A further embodiment of the focusing mechanism according to the present invention is shown in FIG. 6A, and is designated by reference numeral 38C. Mechanism 38C includes a gated pulse generator 80 which produces kN pulses in response to the application of a range pulse. These pulses are applied to up/down counter 90 through OR-gate 91. The direction of counting of counter 90 is determined by the relative levels at terminals 92, 93. The range pulse is applied simultaneously to leading edge detector 94 and trailing edge detector 95 such that a signal is applied to "up" counting terminal 92 coincident with the leading edge of the range pulse, and a signal is applied to "down" terminal 93 by detector 95 coincident with the trailing edge of the range pulse. Thus, the range pulse initially causes the pulses kN derived from generator 80 to be added in counter 90. The range pulse is also applied to the trailing edge latch 96 which is set by the trailing edge of this pulse thus enabling gate 97 and applying power source 98 to motor 99 which moves lens mount 100 from position I as shown in FIG. 6B towards position II. As the motor drives the lens mount axially, auxiliary pulse generator 101 produces a train of pulses which are applied to counter 90 through OR-gate 91. However, just before these pulses are applied to the counter, the trailing edge of the range pulse will have caused detector 95 to switch the direction of counting of counter 90, and the pulses produced by generator 101 will be subtracted from the accumulated count in counter 90. Decoder 102 senses when the counter 90 reaches zero and resets latch 96 thereby disenabling gate 97 and removing power from motor 99. Consequently, generator 101 will have produced kN pulses as the lens mount is moved to an axial position at which the subject will be in focus.
Another embodiment of the pulse generator means is shown in FIG. 7 and is designated by reference numeral 18B. In this embodiment, leading edge detector 103 detects the leading edge of the range pulse and opens (enables) gate 104 applying a step function to differentiator circuit 105. The parameters of circuit 105 are selected such that the exponentially decaying output of the circuit closely matches the time-derivative of the actual lens/subject function. The variable voltage input to voltage controlled oscillator 106 causes the output of this device to produce a train of pulses whose repetition rate varies in accordance with the output of differentiating circuit 105. The train of pulses produced by oscillator 106 is gated into counter 107 through a gate 108 whose conduction of transmission time is controlled by the range pulse. As a consequence, the number of pulses accumulated in counter 107 will be a measure of the axial position of a lens mount at which a subject will be in focus. Counter 107 could be used with the arrangements shown in FIGS. 5A and 6A, for example, to properly position a lens mount.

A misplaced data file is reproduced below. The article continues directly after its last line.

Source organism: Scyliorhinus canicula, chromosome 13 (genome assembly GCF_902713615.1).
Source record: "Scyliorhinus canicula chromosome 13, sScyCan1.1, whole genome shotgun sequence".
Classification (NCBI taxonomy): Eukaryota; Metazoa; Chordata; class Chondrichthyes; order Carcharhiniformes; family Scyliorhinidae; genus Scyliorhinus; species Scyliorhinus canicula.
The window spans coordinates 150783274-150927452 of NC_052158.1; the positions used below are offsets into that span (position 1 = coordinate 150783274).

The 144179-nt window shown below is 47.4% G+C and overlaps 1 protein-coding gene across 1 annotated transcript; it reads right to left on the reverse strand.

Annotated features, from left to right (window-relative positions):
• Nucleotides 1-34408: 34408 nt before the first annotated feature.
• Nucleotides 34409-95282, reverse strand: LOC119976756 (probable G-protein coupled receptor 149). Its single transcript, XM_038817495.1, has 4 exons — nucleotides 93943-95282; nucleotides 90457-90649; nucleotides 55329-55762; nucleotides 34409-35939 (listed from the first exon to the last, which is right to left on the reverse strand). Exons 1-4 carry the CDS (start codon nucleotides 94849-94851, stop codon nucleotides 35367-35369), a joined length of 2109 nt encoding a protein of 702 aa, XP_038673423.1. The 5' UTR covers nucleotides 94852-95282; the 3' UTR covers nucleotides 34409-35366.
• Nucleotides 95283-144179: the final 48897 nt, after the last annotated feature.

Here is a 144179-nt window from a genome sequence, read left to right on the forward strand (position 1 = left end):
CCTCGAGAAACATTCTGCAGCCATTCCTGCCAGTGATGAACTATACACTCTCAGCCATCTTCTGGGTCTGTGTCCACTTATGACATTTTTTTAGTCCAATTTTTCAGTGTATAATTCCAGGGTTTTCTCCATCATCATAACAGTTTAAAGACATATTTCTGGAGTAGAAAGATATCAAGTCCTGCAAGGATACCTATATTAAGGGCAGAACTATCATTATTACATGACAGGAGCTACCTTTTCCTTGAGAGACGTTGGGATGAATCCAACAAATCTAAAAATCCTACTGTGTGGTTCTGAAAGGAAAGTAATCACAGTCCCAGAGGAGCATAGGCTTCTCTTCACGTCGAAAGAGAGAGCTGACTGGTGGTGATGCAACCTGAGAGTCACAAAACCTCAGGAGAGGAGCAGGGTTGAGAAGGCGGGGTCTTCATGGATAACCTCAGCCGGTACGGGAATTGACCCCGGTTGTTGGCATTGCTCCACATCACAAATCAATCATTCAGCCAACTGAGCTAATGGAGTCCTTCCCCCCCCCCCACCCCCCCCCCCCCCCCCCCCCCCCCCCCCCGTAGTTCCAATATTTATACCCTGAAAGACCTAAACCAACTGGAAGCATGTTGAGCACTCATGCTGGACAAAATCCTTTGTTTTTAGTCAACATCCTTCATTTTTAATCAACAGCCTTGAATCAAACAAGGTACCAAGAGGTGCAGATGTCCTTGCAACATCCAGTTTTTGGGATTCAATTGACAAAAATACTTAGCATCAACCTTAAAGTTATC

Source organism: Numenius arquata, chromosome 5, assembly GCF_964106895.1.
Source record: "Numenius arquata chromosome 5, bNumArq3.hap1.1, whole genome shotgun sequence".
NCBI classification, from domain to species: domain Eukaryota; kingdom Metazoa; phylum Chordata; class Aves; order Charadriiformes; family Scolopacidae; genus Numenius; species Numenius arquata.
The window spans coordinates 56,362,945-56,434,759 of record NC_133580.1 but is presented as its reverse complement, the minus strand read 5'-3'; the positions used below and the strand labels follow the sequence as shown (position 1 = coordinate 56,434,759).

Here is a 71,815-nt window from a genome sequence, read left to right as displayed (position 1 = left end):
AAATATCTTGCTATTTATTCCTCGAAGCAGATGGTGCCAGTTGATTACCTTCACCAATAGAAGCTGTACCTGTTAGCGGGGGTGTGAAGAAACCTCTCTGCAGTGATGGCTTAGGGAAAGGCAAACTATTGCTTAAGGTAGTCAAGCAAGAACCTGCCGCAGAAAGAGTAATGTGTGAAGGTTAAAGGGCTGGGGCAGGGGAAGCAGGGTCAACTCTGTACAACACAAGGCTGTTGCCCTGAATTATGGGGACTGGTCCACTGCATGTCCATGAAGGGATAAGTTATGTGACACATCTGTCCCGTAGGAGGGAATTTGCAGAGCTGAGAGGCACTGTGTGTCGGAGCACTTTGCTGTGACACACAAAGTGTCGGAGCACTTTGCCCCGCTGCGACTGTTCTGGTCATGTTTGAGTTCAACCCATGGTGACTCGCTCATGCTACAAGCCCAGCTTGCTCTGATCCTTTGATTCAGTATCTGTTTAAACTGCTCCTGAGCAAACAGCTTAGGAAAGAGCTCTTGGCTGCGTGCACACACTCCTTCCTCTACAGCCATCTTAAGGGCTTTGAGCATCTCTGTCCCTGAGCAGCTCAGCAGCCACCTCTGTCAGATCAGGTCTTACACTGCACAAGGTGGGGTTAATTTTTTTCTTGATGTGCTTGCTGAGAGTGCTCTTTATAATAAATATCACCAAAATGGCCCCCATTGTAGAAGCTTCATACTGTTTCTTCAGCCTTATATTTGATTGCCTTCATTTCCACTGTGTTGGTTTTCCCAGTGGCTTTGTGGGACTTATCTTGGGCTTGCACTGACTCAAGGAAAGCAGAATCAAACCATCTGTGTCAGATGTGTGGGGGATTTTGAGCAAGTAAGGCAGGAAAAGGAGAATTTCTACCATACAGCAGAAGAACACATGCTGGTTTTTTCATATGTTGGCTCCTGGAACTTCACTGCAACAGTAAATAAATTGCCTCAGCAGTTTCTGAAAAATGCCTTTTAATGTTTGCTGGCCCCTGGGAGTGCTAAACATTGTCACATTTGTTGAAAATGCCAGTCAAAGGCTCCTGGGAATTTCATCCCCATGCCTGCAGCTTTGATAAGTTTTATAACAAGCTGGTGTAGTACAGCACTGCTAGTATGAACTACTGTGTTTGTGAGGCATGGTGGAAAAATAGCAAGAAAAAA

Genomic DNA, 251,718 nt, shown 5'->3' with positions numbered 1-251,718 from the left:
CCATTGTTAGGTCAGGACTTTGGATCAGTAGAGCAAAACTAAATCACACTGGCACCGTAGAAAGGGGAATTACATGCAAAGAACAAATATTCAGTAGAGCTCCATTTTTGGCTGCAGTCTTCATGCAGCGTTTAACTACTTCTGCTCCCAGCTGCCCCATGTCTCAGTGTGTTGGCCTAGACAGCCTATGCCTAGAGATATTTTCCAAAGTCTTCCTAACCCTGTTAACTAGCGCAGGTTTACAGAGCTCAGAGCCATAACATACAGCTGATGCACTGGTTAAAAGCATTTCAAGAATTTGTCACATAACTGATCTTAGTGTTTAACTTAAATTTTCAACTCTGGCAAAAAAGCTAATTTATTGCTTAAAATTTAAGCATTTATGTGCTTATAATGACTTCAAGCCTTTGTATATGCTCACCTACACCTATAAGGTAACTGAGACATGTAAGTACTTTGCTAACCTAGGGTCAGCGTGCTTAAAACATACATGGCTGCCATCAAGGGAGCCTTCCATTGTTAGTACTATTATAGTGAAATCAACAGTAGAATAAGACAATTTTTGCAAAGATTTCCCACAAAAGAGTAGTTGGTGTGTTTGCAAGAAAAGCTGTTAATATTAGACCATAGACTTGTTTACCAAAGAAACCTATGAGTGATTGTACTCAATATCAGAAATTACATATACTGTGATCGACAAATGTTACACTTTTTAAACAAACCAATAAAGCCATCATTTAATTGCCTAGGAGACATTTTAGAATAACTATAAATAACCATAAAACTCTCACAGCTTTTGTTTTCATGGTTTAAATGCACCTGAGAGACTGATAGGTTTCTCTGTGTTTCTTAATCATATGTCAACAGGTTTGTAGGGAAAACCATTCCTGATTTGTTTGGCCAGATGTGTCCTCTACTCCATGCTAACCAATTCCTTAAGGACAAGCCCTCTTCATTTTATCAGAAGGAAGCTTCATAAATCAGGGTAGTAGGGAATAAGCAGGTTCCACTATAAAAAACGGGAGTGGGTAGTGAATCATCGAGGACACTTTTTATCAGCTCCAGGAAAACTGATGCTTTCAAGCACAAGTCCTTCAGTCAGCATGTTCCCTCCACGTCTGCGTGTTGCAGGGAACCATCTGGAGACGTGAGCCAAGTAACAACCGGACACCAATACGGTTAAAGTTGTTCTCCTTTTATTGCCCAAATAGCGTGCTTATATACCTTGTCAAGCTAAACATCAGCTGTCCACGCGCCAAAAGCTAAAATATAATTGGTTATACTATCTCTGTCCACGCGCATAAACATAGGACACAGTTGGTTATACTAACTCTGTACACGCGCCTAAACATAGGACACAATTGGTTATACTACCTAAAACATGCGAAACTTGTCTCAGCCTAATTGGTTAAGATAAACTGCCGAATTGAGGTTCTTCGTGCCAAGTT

Referring now to FIG. 8, an arrangement is shown for generating a range signal manually or automatically. This arrangement includes an optical range finder 110 providing an analog input to transducer 111 in response to the manual setting of the optical range finder to a condition at which the subject being photographed is in focus. The output of transducer 111 converts the range of the subject to a range signal having a characteristic directly proportional to the subject range. The output of transducer 111 is applied to pulse generator means of the type described above through OR-gate 112. The other input to this OR-gate is an acoustic transducer 113 of the type described above. With this arrangement, the focusing of the lens mount of a camera is mechanized using the circuits described above while providing the flexibility of using either a conventional optical range finder or an acoustic transducer.